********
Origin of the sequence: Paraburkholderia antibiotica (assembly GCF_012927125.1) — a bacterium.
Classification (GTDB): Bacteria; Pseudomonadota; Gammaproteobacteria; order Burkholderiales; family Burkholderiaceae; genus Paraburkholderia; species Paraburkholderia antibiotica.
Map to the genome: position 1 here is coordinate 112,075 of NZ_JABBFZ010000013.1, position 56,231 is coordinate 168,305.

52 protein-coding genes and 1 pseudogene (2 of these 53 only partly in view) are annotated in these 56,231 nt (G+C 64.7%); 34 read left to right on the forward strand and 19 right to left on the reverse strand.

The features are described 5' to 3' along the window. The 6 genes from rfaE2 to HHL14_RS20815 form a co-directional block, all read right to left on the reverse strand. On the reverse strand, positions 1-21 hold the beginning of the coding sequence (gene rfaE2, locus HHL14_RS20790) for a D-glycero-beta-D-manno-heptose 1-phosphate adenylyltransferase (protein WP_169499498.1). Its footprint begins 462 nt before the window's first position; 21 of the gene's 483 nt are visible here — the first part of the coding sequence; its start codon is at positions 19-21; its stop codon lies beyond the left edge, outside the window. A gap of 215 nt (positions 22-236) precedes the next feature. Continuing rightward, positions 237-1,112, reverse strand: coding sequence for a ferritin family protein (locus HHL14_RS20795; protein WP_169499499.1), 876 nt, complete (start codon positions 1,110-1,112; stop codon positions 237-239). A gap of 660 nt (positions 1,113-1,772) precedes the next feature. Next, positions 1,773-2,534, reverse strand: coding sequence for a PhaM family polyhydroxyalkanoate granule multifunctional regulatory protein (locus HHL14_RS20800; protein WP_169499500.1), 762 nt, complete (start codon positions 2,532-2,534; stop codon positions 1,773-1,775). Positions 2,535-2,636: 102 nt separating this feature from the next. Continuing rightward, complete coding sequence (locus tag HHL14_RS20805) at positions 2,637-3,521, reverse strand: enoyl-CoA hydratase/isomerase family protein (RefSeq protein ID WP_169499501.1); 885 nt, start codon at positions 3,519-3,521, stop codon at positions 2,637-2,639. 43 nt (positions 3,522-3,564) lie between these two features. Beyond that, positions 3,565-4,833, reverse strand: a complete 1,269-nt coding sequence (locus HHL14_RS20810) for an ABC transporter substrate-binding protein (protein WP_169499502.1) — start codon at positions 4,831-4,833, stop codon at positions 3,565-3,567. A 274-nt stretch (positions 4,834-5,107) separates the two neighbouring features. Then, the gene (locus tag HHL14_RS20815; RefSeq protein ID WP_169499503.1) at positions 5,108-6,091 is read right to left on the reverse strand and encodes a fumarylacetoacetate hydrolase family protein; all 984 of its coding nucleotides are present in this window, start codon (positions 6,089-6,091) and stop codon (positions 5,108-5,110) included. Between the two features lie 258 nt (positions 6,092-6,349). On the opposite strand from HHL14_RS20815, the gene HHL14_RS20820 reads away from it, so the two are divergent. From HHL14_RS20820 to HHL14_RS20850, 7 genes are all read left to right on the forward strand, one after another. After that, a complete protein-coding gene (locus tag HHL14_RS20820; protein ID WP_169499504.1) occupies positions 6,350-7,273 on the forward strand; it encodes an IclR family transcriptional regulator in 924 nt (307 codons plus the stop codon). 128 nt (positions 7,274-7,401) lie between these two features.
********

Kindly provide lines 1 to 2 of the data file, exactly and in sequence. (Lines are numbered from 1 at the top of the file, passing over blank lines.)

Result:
Origin of the sequence: Paraburkholderia antibiotica (assembly GCF_012927125.1) — a bacterium.
Classification (GTDB): Bacteria; Pseudomonadota; Gammaproteobacteria; order Burkholderiales; family Burkholderiaceae; genus Paraburkholderia; species Paraburkholderia antibiotica.